The Impact to Retail Success
Managers are frustrated with the task of juggling five different sources: wholesale clubs, grocery stores, local distributors, broadliners, and other direct-store-delivery programs. Management companies are frustrated because each hotel winds up with a different assortment based on what they can procure from the sources available in their region. And everyone is frustrated because they are investing so much time into a retail operation that doesn't produce sufficient revenue to make it worth the time invested.
Rather than trying to find a handful of products through 5 different sources, seek out a national "hotel pantry distributor." There are national hotel pantry programs that fill all categories of a hotel pantry program including ice cream and frozen dinners and offer free nationwide delivery. The prices may be higher than going to Costco, but I find that the biggest loss of revenue is being out of stock on the best sellers or being unable to procure the items that WOULD BE best sellers, but they can't get the items through local delivery and wholesale clubs. This loss of revenue far outweighs the difference in the unit cost of a Snicker's bar.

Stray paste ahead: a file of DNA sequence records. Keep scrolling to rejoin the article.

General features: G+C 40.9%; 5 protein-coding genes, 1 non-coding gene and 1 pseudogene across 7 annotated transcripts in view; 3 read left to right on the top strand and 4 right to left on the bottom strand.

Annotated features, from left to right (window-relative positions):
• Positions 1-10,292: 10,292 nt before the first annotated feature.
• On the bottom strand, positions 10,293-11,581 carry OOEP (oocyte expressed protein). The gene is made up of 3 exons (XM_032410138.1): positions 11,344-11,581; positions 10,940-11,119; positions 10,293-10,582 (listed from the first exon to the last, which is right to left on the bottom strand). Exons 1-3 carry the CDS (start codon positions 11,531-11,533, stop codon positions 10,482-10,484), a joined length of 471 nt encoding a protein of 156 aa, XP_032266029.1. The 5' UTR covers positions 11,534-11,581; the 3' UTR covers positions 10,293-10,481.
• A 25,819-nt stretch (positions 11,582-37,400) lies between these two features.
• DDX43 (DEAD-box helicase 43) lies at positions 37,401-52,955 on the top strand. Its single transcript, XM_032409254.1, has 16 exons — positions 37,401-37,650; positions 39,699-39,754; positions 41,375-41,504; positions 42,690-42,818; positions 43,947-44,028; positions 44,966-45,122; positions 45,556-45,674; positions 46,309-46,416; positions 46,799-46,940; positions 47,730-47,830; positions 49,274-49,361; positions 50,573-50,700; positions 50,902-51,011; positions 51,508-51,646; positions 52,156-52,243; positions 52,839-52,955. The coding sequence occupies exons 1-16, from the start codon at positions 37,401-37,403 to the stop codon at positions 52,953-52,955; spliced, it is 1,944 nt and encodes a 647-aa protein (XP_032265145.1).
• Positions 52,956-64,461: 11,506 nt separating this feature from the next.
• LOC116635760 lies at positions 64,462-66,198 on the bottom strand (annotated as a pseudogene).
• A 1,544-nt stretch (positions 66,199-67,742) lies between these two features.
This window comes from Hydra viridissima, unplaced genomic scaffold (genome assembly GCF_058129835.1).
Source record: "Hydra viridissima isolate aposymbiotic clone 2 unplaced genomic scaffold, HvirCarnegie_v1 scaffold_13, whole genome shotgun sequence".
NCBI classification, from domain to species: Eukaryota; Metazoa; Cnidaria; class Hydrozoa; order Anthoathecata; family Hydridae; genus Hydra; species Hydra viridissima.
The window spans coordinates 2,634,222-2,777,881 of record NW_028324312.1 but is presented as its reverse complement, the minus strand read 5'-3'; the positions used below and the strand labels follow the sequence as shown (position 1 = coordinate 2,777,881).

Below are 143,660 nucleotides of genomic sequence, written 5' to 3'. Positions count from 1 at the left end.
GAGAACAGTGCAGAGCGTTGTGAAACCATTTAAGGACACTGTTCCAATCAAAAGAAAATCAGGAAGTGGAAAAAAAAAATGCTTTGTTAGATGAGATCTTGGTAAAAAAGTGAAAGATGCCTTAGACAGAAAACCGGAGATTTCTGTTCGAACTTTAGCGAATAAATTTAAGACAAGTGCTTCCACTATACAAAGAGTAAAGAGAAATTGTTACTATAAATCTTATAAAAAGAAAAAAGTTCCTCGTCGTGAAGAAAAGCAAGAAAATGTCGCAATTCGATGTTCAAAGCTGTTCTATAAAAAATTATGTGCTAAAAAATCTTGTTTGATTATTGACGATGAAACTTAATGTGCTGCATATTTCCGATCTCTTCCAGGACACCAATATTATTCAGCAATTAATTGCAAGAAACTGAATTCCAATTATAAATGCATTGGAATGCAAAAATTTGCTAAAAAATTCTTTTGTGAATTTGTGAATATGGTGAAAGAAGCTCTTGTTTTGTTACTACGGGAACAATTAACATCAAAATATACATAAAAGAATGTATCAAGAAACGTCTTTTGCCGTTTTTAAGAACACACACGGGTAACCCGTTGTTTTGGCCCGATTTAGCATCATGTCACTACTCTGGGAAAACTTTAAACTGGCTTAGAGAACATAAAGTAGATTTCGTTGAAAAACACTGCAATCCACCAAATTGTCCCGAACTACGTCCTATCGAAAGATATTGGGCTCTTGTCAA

The best hotel pantry programs offer a wide variety of products, online ordering, low minimums, and nationwide delivery. Managers will love the convenience and their revenue will increase because staying in stock becomes such an easy process. Management companies are encouraged to work with their chosen supplier to identify a best sellers list and generate a standard planogram for all hotels in their portfolio. With a planogram and consistent supply source, it is easier than ever to achieve that appearance and variety that will drive the revenue increases franchise groups and their managers are looking for.
There are also deals to be negotiated with major pantry suppliers for lowered pricing tiers and added incentives when an entire portfolio is being brought into the program. Be sure to ask about service agreements and any preferred pricing that would be available if all hotels in the portfolio were participating.
As a whole, the pantry program should be a simple to supply, simple to manage effort that adds thousands of dollars to your bottom line each month. The frustrations that GM's and Management Companies run into happen to every group that I work with. They are typically easy to resolve issues that are conquered with a clear plan, some core sales data, and the realization that the revenue opportunity that the Pantry presents is worth the upfront planning and effort. Take some time to sit down and outline a plan for your retail efforts in 2011.